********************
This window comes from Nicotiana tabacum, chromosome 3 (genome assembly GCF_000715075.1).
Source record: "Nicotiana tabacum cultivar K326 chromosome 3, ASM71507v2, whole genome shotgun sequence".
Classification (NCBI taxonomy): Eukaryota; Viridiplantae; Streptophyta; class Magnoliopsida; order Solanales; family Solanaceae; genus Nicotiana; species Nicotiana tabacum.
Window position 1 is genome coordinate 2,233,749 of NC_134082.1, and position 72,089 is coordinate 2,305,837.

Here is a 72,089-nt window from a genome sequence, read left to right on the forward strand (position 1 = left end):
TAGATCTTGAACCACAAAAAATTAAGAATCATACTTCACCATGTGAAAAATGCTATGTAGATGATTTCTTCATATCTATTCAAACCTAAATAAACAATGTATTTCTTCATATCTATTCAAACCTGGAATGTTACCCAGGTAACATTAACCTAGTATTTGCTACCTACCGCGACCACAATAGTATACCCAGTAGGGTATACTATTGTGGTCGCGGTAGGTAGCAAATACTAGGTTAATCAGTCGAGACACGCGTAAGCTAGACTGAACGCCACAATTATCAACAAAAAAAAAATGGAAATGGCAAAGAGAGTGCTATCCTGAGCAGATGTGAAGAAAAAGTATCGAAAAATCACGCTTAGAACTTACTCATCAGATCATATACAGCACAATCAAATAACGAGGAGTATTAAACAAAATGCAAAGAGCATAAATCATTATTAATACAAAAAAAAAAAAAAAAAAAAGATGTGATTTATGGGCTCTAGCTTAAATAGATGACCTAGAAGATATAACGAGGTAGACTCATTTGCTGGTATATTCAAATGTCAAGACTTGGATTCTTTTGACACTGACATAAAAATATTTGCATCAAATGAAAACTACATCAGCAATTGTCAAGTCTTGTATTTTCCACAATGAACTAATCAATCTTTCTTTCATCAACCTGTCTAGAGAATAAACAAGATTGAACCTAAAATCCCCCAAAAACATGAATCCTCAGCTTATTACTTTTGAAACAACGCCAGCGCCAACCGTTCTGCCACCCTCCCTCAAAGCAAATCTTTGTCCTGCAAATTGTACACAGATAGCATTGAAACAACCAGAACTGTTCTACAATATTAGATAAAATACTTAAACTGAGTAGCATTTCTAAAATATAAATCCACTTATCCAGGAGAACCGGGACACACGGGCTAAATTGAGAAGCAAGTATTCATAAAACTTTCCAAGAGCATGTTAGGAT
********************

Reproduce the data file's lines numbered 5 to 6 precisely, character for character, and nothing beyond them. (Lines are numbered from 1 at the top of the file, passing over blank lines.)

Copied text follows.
Here is a 72,089-nt window from a genome sequence, read left to right on the forward strand (position 1 = left end):
TAGATCTTGAACCACAAAAAATTAAGAATCATACTTCACCATGTGAAAAATGCTATGTAGATGATTTCTTCATATCTATTCAAACCTAAATAAACAATGTATTTCTTCATATCTATTCAAACCTGGAATGTTACCCAGGTAACATTAACCTAGTATTTGCTACCTACCGCGACCACAATAGTATACCCAGTAGGGTATACTATTGTGGTCGCGGTAGGTAGCAAATACTAGGTTAATCAGTCGAGACACGCGTAAGCTAGACTGAACGCCACAATTATCAACAAAAAAAAAATGGAAATGGCAAAGAGAGTGCTATCCTGAGCAGATGTGAAGAAAAAGTATCGAAAAATCACGCTTAGAACTTACTCATCAGATCATATACAGCACAATCAAATAACGAGGAGTATTAAACAAAATGCAAAGAGCATAAATCATTATTAATACAAAAAAAAAAAAAAAAAAAAGATGTGATTTATGGGCTCTAGCTTAAATAGATGACCTAGAAGATATAACGAGGTAGACTCATTTGCTGGTATATTCAAATGTCAAGACTTGGATTCTTTTGACACTGACATAAAAATATTTGCATCAAATGAAAACTACATCAGCAATTGTCAAGTCTTGTATTTTCCACAATGAACTAATCAATCTTTCTTTCATCAACCTGTCTAGAGAATAAACAAGATTGAACCTAAAATCCCCCAAAAACATGAATCCTCAGCTTATTACTTTTGAAACAACGCCAGCGCCAACCGTTCTGCCACCCTCCCTCAAAGCAAATCTTTGTCCTGCAAATTGTACACAGATAGCATTGAAACAACCAGAACTGTTCTACAATATTAGATAAAATACTTAAACTGAGTAGCATTTCTAAAATATAAATCCACTTATCCAGGAGAACCGGGACACACGGGCTAAATTGAGAAGCAAGTATTCATAAAACTTTCCAAGAGCATGTTAGGAT